Dave is in an enviable position: UiPath is 'a significantly growing vendor in a significantly growing space,' - with Dave predicting that the business will employ more than 2,000 people by the end of the year. In a recent round of investment, the company was valued at over $3 billion. So what are they offering that's so attractive to investors and customers?
As Dave told us, 'We assist people in real time - there are all sorts of user.' RPA software is about repetitive rule-based tasks such as opening emails, filling in forms, reading and writing to databases, and call center tasks: short-lived, highly predictable processes.
The benefits of RPA depend on where you are on your journey - and what a customer expects from the technology will depend on their level of maturity. RPA is an opportunity to rethink all processes, removing those that don't add value and making the journey from start to finish more efficient.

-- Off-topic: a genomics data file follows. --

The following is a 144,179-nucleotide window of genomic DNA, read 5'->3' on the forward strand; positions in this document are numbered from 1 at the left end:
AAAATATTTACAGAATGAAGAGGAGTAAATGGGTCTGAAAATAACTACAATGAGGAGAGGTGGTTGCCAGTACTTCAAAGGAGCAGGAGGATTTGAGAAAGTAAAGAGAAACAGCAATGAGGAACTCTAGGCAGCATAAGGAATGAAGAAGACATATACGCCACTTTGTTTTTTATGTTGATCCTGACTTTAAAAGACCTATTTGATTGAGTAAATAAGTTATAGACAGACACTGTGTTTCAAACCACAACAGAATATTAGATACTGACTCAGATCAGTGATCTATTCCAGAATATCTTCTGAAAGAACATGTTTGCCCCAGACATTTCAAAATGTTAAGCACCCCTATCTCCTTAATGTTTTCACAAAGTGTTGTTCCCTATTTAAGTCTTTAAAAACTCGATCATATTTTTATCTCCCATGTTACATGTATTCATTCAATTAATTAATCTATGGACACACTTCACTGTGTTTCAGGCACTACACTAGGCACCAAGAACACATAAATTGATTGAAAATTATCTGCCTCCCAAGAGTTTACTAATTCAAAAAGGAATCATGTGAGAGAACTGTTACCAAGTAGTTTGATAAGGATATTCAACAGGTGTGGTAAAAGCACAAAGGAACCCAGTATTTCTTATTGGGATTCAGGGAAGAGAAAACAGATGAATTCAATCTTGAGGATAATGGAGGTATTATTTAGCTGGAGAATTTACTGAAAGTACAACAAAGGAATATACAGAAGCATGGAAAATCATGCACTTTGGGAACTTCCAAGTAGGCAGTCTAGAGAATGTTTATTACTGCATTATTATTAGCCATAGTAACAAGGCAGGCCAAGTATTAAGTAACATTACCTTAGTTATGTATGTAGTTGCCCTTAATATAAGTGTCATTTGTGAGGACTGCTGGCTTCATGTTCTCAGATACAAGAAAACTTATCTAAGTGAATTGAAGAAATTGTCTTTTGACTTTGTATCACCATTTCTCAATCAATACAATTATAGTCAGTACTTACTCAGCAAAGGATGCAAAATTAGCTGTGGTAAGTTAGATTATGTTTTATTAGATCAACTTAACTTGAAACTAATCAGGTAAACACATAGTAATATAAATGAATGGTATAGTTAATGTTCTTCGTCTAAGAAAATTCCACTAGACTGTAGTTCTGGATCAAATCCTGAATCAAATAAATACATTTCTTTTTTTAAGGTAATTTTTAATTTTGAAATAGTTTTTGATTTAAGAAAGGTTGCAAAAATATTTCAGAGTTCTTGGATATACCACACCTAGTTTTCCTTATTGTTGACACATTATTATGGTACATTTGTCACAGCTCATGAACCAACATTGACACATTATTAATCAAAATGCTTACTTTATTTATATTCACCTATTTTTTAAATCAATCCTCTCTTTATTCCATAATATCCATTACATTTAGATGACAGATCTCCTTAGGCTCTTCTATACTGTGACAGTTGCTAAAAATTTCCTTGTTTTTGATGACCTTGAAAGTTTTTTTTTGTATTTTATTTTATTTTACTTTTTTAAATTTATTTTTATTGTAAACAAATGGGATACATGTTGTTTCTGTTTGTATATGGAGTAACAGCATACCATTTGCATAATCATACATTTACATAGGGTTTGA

'If there's one thing we've discovered,' Dave told us, 'it's that people don't naturally gravitate towards [RPA] and understand it. Some people do understand, but the concept in a broader-scale-based way only happens when there is education and creating awareness across the company.'
Dave talked up the process mining tools that make it easier for people to understand what's happening inside their organizations, and the 125,000 people in the UiPath RPA community finding new ways to do things and push the envelope. From centers of excellence to informal communities sharing ideas, best practice, and letting other people be productive with the technology, new uses are being found for the technology every day.
'Demand will likely outstrip our predictions,' said Dave. Why? Because RPA is helping companies make a journey that they need to make - or go obsolete. The rewards? Boosted productivity, fewer errors, higher efficiency, increased customer service satisfaction, and higher job satisfaction.